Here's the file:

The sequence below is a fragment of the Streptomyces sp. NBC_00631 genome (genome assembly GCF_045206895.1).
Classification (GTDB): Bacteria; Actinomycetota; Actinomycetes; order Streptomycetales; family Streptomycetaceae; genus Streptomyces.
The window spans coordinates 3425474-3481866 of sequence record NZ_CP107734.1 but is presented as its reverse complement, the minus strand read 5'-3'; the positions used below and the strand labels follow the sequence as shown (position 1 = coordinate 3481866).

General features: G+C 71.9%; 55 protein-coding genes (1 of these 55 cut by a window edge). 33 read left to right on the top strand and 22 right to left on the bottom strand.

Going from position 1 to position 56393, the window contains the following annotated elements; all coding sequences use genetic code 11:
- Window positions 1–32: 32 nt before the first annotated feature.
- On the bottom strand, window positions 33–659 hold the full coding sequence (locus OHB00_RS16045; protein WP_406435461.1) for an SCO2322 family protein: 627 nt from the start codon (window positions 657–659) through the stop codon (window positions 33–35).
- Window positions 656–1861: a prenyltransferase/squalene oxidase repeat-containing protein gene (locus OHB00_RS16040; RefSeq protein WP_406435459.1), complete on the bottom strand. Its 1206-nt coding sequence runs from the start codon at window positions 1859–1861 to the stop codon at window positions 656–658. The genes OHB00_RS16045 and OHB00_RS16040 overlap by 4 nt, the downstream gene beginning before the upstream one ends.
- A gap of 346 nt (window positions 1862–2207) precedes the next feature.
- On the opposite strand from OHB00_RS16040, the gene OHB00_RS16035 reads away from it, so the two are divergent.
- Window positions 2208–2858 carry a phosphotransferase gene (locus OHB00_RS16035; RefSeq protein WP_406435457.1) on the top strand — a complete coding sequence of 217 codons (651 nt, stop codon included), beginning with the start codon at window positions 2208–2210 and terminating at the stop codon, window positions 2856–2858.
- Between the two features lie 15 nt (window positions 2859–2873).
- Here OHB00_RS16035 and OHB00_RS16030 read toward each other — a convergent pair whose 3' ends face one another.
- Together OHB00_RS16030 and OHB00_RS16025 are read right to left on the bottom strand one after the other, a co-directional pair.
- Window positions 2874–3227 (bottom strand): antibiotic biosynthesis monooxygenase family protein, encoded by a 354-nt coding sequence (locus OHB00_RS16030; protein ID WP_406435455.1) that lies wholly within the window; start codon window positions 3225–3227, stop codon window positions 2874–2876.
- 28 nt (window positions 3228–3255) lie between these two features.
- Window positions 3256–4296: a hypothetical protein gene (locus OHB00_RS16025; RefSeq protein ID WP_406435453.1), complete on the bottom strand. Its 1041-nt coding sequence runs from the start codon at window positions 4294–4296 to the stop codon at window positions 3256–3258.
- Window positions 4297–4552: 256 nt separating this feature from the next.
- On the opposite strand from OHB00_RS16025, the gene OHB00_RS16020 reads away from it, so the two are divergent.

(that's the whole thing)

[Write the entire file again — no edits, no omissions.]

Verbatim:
The sequence below is a fragment of the Streptomyces sp. NBC_00631 genome (genome assembly GCF_045206895.1).
Classification (GTDB): Bacteria; Actinomycetota; Actinomycetes; order Streptomycetales; family Streptomycetaceae; genus Streptomyces.
The window spans coordinates 3425474-3481866 of sequence record NZ_CP107734.1 but is presented as its reverse complement, the minus strand read 5'-3'; the positions used below and the strand labels follow the sequence as shown (position 1 = coordinate 3481866).

General features: G+C 71.9%; 55 protein-coding genes (1 of these 55 cut by a window edge). 33 read left to right on the top strand and 22 right to left on the bottom strand.

Going from position 1 to position 56393, the window contains the following annotated elements; all coding sequences use genetic code 11:
- Window positions 1–32: 32 nt before the first annotated feature.
- On the bottom strand, window positions 33–659 hold the full coding sequence (locus OHB00_RS16045; protein WP_406435461.1) for an SCO2322 family protein: 627 nt from the start codon (window positions 657–659) through the stop codon (window positions 33–35).
- Window positions 656–1861: a prenyltransferase/squalene oxidase repeat-containing protein gene (locus OHB00_RS16040; RefSeq protein WP_406435459.1), complete on the bottom strand. Its 1206-nt coding sequence runs from the start codon at window positions 1859–1861 to the stop codon at window positions 656–658. The genes OHB00_RS16045 and OHB00_RS16040 overlap by 4 nt, the downstream gene beginning before the upstream one ends.
- A gap of 346 nt (window positions 1862–2207) precedes the next feature.
- On the opposite strand from OHB00_RS16040, the gene OHB00_RS16035 reads away from it, so the two are divergent.
- Window positions 2208–2858 carry a phosphotransferase gene (locus OHB00_RS16035; RefSeq protein WP_406435457.1) on the top strand — a complete coding sequence of 217 codons (651 nt, stop codon included), beginning with the start codon at window positions 2208–2210 and terminating at the stop codon, window positions 2856–2858.
- Between the two features lie 15 nt (window positions 2859–2873).
- Here OHB00_RS16035 and OHB00_RS16030 read toward each other — a convergent pair whose 3' ends face one another.
- Together OHB00_RS16030 and OHB00_RS16025 are read right to left on the bottom strand one after the other, a co-directional pair.
- Window positions 2874–3227 (bottom strand): antibiotic biosynthesis monooxygenase family protein, encoded by a 354-nt coding sequence (locus OHB00_RS16030; protein ID WP_406435455.1) that lies wholly within the window; start codon window positions 3225–3227, stop codon window positions 2874–2876.
- 28 nt (window positions 3228–3255) lie between these two features.
- Window positions 3256–4296: a hypothetical protein gene (locus OHB00_RS16025; RefSeq protein ID WP_406435453.1), complete on the bottom strand. Its 1041-nt coding sequence runs from the start codon at window positions 4294–4296 to the stop codon at window positions 3256–3258.
- Window positions 4297–4552: 256 nt separating this feature from the next.
- On the opposite strand from OHB00_RS16025, the gene OHB00_RS16020 reads away from it, so the two are divergent.